A Non-Political Man

[In the latest issue of The American Conservative I have a review of a new translation of Reflections of a Non-Political Man by the German novelist Thomas Mann. The whole thing is now free to read on TAC’s website. Here are some of my favorite bits—if I may say so myself.]

Men like Mann and [Charles] Maurras were not real monarchists, Christians, or reactionaries. They didn’t love authority so much as power. They didn’t admire any ancient regime; they just hated the modern world. Mann approvingly quotes Wagner as saying that, in “an absolute king…the concept of freedom is elevated to the highest, God-filled consciousness, and the people are only free when one man rules, not when many rule.” Now, that man could be another Charlemagne; he could just as easily be someone like Hitler.

And, eventually, it was Hitler. On the eve of World War II, virtually all of these “vitalists” sided with the Axis Powers. They dropped Christian monarchy like yesterday’s newspaper and embraced what António de Oliveira Salazar called “pagan Caesarism.” Meanwhile, true reactionaries like G.K. Chesterton, T.S. Eliot, and Salazar himself aligned with the Allies against fascism. Claus von Stauffenberg, the chief conspirator behind Operation Valkyrie, was a Catholic and a monarchist.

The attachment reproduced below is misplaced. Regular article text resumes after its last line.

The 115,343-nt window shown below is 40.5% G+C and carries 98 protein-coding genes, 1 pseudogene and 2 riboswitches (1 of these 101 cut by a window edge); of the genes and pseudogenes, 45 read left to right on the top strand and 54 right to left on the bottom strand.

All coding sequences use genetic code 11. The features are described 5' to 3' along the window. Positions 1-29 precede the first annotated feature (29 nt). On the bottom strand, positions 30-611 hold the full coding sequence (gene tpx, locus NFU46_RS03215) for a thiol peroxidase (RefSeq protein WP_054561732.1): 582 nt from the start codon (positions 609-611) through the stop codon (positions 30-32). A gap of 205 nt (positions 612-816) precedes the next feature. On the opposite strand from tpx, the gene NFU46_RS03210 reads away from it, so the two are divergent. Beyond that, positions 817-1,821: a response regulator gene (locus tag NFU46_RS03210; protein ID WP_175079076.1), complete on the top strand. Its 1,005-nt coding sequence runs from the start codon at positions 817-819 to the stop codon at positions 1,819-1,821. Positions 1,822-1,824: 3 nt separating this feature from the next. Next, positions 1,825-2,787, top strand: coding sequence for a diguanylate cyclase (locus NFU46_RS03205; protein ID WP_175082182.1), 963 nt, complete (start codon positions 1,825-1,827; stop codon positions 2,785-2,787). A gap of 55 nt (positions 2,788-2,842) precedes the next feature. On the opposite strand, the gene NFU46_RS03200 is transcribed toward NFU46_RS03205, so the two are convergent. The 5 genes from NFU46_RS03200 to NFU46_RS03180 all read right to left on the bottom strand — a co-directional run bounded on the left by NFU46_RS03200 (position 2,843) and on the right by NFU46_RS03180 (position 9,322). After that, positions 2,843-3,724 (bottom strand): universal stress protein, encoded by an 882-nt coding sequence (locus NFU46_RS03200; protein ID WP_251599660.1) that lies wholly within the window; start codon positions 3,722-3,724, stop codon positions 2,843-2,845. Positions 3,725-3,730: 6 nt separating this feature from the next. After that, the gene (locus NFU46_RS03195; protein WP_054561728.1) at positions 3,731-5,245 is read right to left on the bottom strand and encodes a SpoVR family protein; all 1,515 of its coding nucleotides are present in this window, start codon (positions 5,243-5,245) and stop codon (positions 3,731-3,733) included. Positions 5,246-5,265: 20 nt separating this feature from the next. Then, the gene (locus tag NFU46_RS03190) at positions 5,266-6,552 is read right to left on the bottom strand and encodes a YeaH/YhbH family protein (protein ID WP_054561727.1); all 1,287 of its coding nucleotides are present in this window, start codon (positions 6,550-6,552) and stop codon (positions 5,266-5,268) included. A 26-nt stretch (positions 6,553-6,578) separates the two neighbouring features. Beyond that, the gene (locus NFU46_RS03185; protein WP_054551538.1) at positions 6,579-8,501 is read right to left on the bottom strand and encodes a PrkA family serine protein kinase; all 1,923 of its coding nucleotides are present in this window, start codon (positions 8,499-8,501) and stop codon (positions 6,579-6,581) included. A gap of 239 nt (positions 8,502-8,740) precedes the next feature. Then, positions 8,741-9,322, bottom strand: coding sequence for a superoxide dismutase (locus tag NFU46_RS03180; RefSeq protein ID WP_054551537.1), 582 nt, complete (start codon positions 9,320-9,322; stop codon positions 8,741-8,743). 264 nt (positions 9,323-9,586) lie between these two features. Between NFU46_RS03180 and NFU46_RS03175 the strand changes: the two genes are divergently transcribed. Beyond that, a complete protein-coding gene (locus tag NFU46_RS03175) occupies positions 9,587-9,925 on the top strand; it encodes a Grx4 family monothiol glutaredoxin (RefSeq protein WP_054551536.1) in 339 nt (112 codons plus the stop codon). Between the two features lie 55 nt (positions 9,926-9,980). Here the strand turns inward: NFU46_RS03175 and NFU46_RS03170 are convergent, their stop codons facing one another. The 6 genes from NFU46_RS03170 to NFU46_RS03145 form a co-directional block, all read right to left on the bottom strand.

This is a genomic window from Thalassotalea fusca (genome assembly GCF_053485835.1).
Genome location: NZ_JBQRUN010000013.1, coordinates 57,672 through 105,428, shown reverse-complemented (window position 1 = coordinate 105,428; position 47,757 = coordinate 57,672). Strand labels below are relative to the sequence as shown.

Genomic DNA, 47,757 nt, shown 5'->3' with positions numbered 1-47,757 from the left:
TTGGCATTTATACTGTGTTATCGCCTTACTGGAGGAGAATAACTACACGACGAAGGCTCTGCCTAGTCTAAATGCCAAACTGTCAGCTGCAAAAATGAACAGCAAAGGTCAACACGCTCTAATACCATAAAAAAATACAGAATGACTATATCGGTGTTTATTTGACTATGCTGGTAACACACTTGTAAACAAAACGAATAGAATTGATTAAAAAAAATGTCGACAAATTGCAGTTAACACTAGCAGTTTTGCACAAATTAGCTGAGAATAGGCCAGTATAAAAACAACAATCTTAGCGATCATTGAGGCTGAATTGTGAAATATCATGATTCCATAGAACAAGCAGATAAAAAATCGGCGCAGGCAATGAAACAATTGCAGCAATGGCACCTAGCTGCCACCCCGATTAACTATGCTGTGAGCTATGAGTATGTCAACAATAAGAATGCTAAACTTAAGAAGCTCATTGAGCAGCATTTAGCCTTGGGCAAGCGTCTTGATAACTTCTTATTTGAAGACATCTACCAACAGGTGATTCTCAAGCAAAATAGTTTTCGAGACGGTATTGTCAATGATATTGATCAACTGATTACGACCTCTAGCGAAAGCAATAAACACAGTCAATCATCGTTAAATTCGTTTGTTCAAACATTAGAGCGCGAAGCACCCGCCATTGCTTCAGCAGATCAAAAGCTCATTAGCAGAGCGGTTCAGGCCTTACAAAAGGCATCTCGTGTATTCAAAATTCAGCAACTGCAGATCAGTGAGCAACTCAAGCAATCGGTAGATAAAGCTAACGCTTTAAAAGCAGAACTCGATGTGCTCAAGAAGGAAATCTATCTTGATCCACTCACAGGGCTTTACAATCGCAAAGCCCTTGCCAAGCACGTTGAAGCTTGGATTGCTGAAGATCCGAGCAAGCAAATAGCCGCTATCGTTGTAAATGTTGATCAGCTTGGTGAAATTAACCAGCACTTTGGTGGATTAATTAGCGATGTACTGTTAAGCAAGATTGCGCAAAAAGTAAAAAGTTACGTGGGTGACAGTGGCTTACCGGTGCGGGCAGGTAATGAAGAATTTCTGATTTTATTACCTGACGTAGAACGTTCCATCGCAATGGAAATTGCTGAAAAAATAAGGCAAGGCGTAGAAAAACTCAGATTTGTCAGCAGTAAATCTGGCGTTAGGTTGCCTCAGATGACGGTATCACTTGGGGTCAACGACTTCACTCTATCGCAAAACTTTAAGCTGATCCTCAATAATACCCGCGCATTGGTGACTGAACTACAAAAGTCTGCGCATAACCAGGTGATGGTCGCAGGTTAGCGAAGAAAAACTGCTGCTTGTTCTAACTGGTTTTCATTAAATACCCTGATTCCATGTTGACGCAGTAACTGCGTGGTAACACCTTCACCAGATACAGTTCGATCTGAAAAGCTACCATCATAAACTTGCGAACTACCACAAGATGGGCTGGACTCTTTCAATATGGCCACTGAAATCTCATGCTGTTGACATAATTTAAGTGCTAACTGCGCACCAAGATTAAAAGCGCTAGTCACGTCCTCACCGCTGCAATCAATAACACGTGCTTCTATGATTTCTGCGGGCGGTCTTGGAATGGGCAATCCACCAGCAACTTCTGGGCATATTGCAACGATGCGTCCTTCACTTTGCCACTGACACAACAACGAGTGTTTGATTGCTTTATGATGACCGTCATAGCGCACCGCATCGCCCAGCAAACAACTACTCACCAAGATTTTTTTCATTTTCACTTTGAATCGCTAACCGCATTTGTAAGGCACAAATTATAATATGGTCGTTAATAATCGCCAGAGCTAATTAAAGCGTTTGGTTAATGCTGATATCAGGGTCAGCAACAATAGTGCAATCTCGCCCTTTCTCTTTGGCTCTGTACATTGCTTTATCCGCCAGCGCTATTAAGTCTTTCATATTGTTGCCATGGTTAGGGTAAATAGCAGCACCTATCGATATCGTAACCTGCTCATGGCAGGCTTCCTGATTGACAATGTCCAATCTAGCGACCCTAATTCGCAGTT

(…)

Mann says that politics has become “an atmosphere, permeating all vital air so that with every breath drawn it forms the main element of all psychological structure.” We think in political terms. We can’t help it. We can’t stop, even if we want to—and most of us really do want to.

Isn’t that the essence of totalitarianism? When even the very air we breathe is saturated with ideology? When the citizen’s relationship to the state forms his very “psychological structure”?

I agree with Reginald Jeeves, that consummate reactionary, that Nietzsche is “fundamentally unsound.” Yet no sane person can help but agree with his recommendation, as quoted by Mann, that we “avoid reading newspapers every day or even serving a party.” That’s how we become nonpolitical men. It’s a feat Thomas Mann himself never quite managed, though not for lack of trying.

[Again, you can read the rest at The American Conservative‘s website. I hope you enjoy it.]

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